We’ve all heard the saying. “What doesn’t kill you makes you stronger.” It is said at times of crises and pain, stress and trauma. In fact, this is such a popular expression that it featured in a recent chart-topping hit by the renowned Kelly Clarkson. Many people believe that this view is valid – that suffering can and must always provide a learning opportunity, a path toward character growth and personal development. This is most often espoused by theists, followers of a religion with one deity, or by Hindus who buy into the idea of karma, but is also not uncommonly held by individuals outside these structures. At first it seems, self-evident-a harmless, innocuous platitude – however, this careless statement represents a deeply flawed and damaging concept.

Take in certain situations, the idea that “what doesn’t kill you makes you stronger” may seem to be a comfort. It provides the individual with a sense that, not only shall their difficulty pass, but it shall leave them a better and more emotionally-equipped person. This is a wondrous idea when one is dealing with examination stress, deadlines at work, unrequited love or the discontinuance of a beloved fragrance or type of shoe. It is exclusive to small and manageable sufferings – situations which, although they might feel overwhelming at the time, are really not that devastating in the long term. To those dealing with horrific losses such as the news of their paraplegia or the death of a loved one, this supposedly comforting idea can simply minimise and undermine their legitimate pain or anger.

“What doesn’t kill you makes you stronger” becomes an especially clumsy and awkward view when dealing with terminal or critical illness. The number of rare disease sufferers, cancer or AIDS patients who are either unsure of their survival prospects or dealing with the knowledge of their impending death is not as insignificant as many seem to believe. What conclusion are these individuals supposed to draw from this expression? Nothing. It offers them no solace; and can exacerbate feelings of isolation from individuals who have fewer traumas to deal with. Perhaps if society, or Kelly Clarkson, were to realise the number of people who are both hurt and ostracised by this saying, it might be less frequently and carelessly tossed around.

The potential of this expression to undermine or disregard an individual’s feelings, however traumatizing, is not its main flaw. There are massive flaws in the basic idea behind its conception. Firstly, the idea that something positive is always gained from suffering is a laughably naïve and idealistic idea. If it were true, all middle-aged people would be strong and elderly people even more so, as logically one experiences more as one grows older, and at least some of this experience is negative; and as these individuals clearly haven’t been ‘killed’ yet. Often suffering doesn’t ‘improve’ people at all. Sometimes it just hurts. Sometimes it leaves people bereft and crippled – either physically or mentally.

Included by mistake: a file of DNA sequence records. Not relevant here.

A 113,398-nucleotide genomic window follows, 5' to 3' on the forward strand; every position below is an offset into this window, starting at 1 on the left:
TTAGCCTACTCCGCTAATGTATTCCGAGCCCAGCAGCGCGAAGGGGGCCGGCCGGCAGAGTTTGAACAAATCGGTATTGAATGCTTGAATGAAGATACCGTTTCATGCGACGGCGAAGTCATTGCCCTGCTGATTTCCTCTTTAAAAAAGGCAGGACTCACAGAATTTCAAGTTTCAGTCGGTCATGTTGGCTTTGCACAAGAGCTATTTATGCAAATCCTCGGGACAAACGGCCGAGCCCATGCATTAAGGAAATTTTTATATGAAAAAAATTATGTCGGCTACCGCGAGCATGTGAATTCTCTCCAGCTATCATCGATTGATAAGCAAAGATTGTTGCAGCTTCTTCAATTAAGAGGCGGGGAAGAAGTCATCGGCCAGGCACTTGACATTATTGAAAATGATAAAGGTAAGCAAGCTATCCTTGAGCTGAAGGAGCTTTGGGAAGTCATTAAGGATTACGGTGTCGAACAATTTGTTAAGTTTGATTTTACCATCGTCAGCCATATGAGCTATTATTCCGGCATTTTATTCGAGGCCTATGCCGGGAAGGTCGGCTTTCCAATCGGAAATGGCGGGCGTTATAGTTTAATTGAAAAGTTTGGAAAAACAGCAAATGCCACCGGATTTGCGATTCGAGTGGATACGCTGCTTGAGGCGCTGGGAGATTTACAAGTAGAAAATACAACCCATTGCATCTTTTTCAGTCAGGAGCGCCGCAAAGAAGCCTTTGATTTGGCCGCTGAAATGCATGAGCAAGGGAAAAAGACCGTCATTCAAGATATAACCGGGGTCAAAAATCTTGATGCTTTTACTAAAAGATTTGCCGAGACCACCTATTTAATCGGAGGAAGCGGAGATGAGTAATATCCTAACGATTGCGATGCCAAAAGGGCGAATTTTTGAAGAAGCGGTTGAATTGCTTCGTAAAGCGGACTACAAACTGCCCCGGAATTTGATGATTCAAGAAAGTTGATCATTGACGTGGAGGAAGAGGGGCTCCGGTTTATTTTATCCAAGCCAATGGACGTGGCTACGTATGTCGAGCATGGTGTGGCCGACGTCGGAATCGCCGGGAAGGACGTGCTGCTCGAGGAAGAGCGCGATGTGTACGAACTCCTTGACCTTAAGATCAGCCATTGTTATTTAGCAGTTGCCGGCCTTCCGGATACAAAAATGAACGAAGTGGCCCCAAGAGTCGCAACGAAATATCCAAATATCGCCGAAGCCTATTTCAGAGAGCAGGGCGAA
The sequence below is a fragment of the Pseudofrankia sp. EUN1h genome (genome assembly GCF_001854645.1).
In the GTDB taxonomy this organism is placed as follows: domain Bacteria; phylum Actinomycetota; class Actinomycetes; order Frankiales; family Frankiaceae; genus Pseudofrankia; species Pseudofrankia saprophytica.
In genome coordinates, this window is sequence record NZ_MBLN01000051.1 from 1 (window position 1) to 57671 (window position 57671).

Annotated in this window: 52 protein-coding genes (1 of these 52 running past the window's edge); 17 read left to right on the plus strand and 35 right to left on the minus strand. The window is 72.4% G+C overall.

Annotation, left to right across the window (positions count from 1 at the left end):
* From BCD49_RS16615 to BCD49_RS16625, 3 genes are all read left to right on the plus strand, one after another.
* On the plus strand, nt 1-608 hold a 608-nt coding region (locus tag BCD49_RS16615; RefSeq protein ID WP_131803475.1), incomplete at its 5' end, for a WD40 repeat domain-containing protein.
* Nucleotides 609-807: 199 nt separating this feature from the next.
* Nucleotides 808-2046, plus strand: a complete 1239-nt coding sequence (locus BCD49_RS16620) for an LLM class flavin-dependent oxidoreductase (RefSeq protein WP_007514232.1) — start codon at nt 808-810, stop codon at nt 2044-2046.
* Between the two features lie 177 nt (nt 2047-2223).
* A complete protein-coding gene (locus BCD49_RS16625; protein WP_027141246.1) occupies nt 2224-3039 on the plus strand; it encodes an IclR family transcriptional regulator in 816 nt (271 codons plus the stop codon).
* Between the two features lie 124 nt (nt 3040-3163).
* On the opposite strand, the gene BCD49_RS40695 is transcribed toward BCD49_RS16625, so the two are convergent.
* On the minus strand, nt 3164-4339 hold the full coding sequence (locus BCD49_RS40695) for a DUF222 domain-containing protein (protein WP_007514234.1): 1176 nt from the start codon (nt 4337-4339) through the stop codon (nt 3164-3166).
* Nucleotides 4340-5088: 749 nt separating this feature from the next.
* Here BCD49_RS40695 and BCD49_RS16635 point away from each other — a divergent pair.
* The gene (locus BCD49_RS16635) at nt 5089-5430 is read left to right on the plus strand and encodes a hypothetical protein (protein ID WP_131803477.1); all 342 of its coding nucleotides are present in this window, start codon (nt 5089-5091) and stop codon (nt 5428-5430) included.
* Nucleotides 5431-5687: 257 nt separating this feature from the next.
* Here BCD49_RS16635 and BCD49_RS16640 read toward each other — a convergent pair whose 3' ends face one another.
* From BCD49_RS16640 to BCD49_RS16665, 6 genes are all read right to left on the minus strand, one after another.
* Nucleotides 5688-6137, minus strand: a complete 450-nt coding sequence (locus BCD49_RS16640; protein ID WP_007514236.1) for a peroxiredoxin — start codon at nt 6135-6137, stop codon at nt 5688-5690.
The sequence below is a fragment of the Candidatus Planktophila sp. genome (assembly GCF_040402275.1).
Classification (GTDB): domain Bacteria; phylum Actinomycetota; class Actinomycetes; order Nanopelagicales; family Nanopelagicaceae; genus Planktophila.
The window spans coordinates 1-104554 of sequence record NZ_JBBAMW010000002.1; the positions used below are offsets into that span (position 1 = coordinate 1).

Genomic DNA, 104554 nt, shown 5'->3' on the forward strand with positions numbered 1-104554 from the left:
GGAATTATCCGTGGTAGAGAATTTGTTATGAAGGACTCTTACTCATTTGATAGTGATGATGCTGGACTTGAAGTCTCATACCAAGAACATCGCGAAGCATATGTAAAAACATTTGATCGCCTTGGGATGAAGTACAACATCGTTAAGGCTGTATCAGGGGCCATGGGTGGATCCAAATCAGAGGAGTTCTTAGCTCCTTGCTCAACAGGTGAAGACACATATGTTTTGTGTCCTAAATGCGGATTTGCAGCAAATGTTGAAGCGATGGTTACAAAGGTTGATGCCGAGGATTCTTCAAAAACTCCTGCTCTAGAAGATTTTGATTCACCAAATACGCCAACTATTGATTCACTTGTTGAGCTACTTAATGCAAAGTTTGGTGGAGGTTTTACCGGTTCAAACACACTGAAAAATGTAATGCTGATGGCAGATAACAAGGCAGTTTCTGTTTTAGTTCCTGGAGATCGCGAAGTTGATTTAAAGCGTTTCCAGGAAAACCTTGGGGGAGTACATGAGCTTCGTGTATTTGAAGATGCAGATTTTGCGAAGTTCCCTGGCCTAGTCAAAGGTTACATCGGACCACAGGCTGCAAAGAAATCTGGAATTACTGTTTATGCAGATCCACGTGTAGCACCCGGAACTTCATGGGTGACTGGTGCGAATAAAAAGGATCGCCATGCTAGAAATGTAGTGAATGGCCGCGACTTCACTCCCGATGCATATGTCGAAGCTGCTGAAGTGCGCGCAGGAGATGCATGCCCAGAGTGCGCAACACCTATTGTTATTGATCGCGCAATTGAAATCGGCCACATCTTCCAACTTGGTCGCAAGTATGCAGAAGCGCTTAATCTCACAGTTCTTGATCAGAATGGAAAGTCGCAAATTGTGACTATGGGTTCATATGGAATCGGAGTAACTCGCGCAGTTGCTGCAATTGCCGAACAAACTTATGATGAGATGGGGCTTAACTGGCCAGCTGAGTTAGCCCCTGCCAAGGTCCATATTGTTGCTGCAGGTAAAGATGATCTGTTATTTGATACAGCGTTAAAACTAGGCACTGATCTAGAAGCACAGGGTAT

The second flaw is that this expression fits with the idea that, if there is always something to be gained from human suffering; suffering must happen for a reason. This is a disastrously common view, chiefly based in religion. A theist would argue that if what doesn’t kill you does, in fact, make you stronger, suffering is justified and worth it, and somehow meant to be. A personal God, according to the followers of Islam, Christianity and Judaism, is involved in peoples’ lives, punishing and rewarding individuals and sending suffering to test people. This is, according to the theist, worth it because God or Allah knows that suffering will help people to form a holy character.

There is a clear and undeniable logical counter to this thought; one espoused by both atheists and deists. It holds that, in fact, some things are just not great because the world isn’t perfect. Suffering is suffering; it is there because nothing is flawless. It is pointless to justify it, because we don’t have to prove any God who would create or allow it.

The Buddhists take this further. They believe suffering is an unavoidable truth, and one can only avoid existential angst through acceptance of this fact. They do not hold that “what doesn’t kill you makes you stronger” but rather that “what doesn’t kill you is just life”. We do not need to strive to be ‘strong’ in the face of anguish, nor does anguish make us strong; as all we need we have within us. Furthermore, what does kill us is also just natural and unavoidable, as death is an inevitable part of life, and fighting this fact only causes humanity further unnecessary distress. We have enough problems as it is.

“What doesn’t kill us” does not have to make us stronger. It just happens, and we have to cope with it. Regardless of one’s religious beliefs, this seems to me to be the view which allows the most room for empathy and compassion toward one another – no matter how large or small the crises. The loss of a loved one or a favourite shoe is equally well-served and recognised by this. It seems to be the most sensible, sensitive view.